I am working on a math problem where I need some help with the English to finish my solution.

I have an ambiguous sentence:

At least one student attended every lecture.

My attempt to disambiguate this sentence are the following two possible meanings for this sentence:

(1) There exists a student, who attended every lecture.

Here I am trying to make clear that there is at least one student who attended every possible lecture.

(2) For every lecture, there was a student present.

Here I am trying to make clear that for every lecture which was held, at least one student was in attendance.

Would these sentences be adequate for what I am trying to say? Do you have any better suggestions?

  • 2
    This is a common problem. Your opening can be read rather petulantly: "At least one student... " It sounds like, "At least one person came to my party." If you make it passive it doesn't suggest that tone: "Every lecture was attended by at least one student." Commented Nov 14, 2020 at 1:43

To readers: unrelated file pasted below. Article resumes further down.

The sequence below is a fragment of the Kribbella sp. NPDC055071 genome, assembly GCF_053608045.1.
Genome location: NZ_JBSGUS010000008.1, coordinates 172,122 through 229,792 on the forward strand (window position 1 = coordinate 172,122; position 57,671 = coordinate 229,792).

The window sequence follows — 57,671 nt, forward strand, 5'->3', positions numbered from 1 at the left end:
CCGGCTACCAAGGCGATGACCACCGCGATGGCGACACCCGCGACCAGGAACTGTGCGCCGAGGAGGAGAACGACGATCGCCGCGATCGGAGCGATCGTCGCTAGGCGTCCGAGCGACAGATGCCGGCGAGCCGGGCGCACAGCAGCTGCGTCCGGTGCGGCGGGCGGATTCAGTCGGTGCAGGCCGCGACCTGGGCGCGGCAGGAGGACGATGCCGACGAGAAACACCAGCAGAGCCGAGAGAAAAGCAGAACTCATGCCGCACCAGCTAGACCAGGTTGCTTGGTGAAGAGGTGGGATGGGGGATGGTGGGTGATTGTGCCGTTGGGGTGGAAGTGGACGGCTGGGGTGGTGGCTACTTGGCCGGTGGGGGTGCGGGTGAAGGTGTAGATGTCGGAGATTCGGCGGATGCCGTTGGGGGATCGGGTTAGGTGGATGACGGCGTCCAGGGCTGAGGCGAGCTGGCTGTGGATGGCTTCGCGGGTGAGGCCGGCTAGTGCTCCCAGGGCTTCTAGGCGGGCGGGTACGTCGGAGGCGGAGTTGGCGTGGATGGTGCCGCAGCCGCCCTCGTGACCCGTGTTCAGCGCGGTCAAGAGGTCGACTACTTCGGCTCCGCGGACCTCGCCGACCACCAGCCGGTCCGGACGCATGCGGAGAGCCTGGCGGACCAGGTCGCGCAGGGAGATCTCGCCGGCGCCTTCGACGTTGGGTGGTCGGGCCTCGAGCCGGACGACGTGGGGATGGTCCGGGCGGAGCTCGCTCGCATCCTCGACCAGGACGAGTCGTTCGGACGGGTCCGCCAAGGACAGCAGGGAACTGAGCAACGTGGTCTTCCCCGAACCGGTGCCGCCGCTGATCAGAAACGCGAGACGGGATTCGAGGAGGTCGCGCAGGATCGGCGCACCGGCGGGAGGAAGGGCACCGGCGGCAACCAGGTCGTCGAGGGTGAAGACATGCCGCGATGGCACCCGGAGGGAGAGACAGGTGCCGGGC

1 Answer 1


(1) tells me that there is a student who attended every lecture. The use of “a ...” suggests “one and only one” or may just mean “any one of many”. Hence the ambiguity, which may only be resolved by logical argument or convention.

(2) is similar. “There was a student present” is open to ambiguity, depending too much on the logical abilities of the reader to resolve it.

Can I do any better? It’s not easy because so much depends on the readers’ thinking habits and on their logical training.

Let’s try “One or more students attended each lecture” and see what other site members think. I suggest that “one or more” overcomes the ambiguity that may be read in by “a”.

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